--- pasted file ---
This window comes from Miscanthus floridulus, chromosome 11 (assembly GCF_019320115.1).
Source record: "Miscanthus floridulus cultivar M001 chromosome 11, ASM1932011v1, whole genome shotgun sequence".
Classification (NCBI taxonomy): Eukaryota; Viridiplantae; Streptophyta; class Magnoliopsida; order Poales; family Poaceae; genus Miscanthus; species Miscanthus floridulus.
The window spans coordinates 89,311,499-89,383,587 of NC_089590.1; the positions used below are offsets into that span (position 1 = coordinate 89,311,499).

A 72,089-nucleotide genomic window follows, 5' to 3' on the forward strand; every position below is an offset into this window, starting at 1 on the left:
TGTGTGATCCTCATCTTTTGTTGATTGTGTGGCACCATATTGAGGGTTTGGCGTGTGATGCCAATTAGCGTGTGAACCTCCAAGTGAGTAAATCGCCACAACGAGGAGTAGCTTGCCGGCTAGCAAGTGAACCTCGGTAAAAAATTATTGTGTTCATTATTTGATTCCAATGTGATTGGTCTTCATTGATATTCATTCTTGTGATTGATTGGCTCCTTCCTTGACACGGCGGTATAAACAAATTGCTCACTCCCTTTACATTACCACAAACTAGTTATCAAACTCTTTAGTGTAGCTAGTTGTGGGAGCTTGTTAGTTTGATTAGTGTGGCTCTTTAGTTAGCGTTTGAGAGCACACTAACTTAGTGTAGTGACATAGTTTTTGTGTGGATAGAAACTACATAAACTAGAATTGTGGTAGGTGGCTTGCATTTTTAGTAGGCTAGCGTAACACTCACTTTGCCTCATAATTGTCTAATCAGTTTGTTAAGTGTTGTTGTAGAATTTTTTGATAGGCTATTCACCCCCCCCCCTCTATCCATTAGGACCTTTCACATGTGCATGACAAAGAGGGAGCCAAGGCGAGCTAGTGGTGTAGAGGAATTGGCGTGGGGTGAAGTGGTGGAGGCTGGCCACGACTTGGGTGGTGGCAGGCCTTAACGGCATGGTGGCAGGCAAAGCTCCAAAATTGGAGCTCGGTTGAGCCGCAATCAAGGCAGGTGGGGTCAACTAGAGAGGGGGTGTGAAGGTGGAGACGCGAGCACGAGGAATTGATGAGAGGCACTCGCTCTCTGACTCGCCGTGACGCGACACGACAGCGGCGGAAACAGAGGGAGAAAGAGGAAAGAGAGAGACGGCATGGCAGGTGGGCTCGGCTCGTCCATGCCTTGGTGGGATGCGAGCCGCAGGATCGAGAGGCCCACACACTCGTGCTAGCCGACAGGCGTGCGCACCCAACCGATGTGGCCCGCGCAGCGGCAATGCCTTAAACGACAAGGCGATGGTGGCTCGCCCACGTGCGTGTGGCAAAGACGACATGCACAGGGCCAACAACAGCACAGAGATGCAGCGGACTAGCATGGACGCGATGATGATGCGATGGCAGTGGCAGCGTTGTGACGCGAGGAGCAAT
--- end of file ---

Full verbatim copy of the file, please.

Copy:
This window comes from Miscanthus floridulus, chromosome 11 (assembly GCF_019320115.1).
Source record: "Miscanthus floridulus cultivar M001 chromosome 11, ASM1932011v1, whole genome shotgun sequence".
Classification (NCBI taxonomy): Eukaryota; Viridiplantae; Streptophyta; class Magnoliopsida; order Poales; family Poaceae; genus Miscanthus; species Miscanthus floridulus.
The window spans coordinates 89,311,499-89,383,587 of NC_089590.1; the positions used below are offsets into that span (position 1 = coordinate 89,311,499).

A 72,089-nucleotide genomic window follows, 5' to 3' on the forward strand; every position below is an offset into this window, starting at 1 on the left:
TGTGTGATCCTCATCTTTTGTTGATTGTGTGGCACCATATTGAGGGTTTGGCGTGTGATGCCAATTAGCGTGTGAACCTCCAAGTGAGTAAATCGCCACAACGAGGAGTAGCTTGCCGGCTAGCAAGTGAACCTCGGTAAAAAATTATTGTGTTCATTATTTGATTCCAATGTGATTGGTCTTCATTGATATTCATTCTTGTGATTGATTGGCTCCTTCCTTGACACGGCGGTATAAACAAATTGCTCACTCCCTTTACATTACCACAAACTAGTTATCAAACTCTTTAGTGTAGCTAGTTGTGGGAGCTTGTTAGTTTGATTAGTGTGGCTCTTTAGTTAGCGTTTGAGAGCACACTAACTTAGTGTAGTGACATAGTTTTTGTGTGGATAGAAACTACATAAACTAGAATTGTGGTAGGTGGCTTGCATTTTTAGTAGGCTAGCGTAACACTCACTTTGCCTCATAATTGTCTAATCAGTTTGTTAAGTGTTGTTGTAGAATTTTTTGATAGGCTATTCACCCCCCCCCCTCTATCCATTAGGACCTTTCACATGTGCATGACAAAGAGGGAGCCAAGGCGAGCTAGTGGTGTAGAGGAATTGGCGTGGGGTGAAGTGGTGGAGGCTGGCCACGACTTGGGTGGTGGCAGGCCTTAACGGCATGGTGGCAGGCAAAGCTCCAAAATTGGAGCTCGGTTGAGCCGCAATCAAGGCAGGTGGGGTCAACTAGAGAGGGGGTGTGAAGGTGGAGACGCGAGCACGAGGAATTGATGAGAGGCACTCGCTCTCTGACTCGCCGTGACGCGACACGACAGCGGCGGAAACAGAGGGAGAAAGAGGAAAGAGAGAGACGGCATGGCAGGTGGGCTCGGCTCGTCCATGCCTTGGTGGGATGCGAGCCGCAGGATCGAGAGGCCCACACACTCGTGCTAGCCGACAGGCGTGCGCACCCAACCGATGTGGCCCGCGCAGCGGCAATGCCTTAAACGACAAGGCGATGGTGGCTCGCCCACGTGCGTGTGGCAAAGACGACATGCACAGGGCCAACAACAGCACAGAGATGCAGCGGACTAGCATGGACGCGATGATGATGCGATGGCAGTGGCAGCGTTGTGACGCGAGGAGCAAT